I’ll be mining this experience for a story at some point. What’s really exciting is that I’m back to thinking that way–I’m having a conversation with someone and making mental notes, like “Oh, that would be a great character quirk” or “that would make a great red herring.” Its wonderful. I feel so much better, and the fun thing that I’ve remembered is that creativity grows exponentially. The more I notice cool things for future stories, the more cool things I notice. Hurray!

Just remember kids, Do Feed the Writer (but still avoid feeding the bears). And Happy Spring!

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Author: Pamela A. Oberg

Pamela is a portfolio manager at an educational assessment company by day, writer by night. Founder of Writers on Words (a discussion and critique group), Pamela enjoys spinning tales of murder and mayhem, with an occasional foray into the world of the paranormal.

11 thoughts on “Do Feed the Writer”

  1. Pamela, this is so true. When I forget that I have to “feed” myself with care, all sorts of things in my life fall apart. Including writing. Glad you are back on track.

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  2. Thanks, Mary! We all need to make sure we take care of ourselves. I keep thinking of the safety speech on the plane–put your own oxygen mask on first, then you can help others. It’s not selfish; its logic!

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  3. The writing motor gets rusty when it isn’t worked. I think of the Tin Man squeaking, “Oil can!” It takes me at least one full day of screwing around and indulging myself (discount movie with lots of popcorn, long walk with the dog) to come back to my book. Lately my favorite warm-up is to write blog posts about the Elizabethan period, to turn my thoughts back to that setting and get the blog well filled for another month while I’m at it.
    Thanks for a very pertinent post!

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  4. I can relate to this. This semester got so busy I burned some brain cells, too. I’m only now getting back to writing, and it’s like starting that lawn mower that first time in the spring. Best of luck feeding your writer self.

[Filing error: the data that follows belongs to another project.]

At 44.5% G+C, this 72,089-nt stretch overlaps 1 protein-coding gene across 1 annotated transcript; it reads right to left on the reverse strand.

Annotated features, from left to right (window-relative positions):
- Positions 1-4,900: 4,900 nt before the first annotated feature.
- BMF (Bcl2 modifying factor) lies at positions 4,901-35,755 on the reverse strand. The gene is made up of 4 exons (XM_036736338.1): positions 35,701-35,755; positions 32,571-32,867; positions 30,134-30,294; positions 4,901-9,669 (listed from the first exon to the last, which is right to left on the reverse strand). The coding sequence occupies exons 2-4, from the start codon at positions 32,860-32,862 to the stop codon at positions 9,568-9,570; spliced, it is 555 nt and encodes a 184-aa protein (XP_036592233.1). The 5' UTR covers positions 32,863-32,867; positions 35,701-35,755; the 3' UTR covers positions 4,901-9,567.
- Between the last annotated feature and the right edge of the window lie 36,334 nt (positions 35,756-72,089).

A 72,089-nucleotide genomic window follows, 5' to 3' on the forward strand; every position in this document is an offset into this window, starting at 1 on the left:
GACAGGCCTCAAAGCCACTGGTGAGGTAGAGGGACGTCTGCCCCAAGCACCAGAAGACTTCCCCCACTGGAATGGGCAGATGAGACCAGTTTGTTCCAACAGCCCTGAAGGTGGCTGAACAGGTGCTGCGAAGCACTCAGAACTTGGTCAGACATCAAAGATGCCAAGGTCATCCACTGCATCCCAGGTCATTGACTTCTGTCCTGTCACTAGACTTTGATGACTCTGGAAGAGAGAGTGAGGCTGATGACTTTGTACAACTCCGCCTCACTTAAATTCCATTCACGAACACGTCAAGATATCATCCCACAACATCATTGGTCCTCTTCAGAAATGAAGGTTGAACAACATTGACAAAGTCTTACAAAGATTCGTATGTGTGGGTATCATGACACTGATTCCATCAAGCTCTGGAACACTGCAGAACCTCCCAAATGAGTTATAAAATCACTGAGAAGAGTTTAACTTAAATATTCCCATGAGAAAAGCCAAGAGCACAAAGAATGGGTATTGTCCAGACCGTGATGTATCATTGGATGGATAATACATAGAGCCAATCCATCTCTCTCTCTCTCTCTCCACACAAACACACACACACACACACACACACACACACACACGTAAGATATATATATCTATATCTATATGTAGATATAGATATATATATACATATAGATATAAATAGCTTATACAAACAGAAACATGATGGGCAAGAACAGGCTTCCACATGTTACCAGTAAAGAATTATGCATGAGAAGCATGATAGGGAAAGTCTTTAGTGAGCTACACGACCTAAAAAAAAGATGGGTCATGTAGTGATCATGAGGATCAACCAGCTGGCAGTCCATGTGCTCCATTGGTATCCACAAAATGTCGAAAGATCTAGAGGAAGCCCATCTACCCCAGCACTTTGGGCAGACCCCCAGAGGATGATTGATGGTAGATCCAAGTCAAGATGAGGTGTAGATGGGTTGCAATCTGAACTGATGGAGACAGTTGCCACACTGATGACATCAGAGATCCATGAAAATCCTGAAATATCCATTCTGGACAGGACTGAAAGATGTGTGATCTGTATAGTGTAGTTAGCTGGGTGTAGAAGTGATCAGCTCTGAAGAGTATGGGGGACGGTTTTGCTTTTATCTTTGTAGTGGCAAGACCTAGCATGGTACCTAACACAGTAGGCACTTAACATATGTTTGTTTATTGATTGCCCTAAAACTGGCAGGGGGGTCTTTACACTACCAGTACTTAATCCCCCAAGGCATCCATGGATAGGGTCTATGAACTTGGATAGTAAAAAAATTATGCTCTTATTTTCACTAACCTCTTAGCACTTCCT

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  5. Anna, yes! The oil can! I love the warmup you do.

    Sue, agreed–its everyone, not just the writers, that need to fill the well.

    Theresa, having just started the lawn mower for the first time this season (yesterday), I think this is a great analogy. A little sputtering, maybe a stall or two, and then things begin to come together.

    Thanks, Sarah!

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  6. Thank you, Pamela, for saying it so well. I’ve been on the same insane ride and petrified that the only murder I’d committed was to murder my muse! I have more or less decided that I need to schedule some Kait time. A massage, maybe even a weekend away, just my laptop for company, or maybe even a notebook and flowing ink pens. Yes, do feed the writer! Happy spring and thank you for a great post.

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  7. “I’m still full of words and stories and creative impulses, but I can’t access them when I don’t take care of myself, and that includes taking care of my creative side.” << SO WISE. Thanks for sharing this, Pamela!

    @Theresa, that lawn mower analogy is perfect! Exactly how it feels…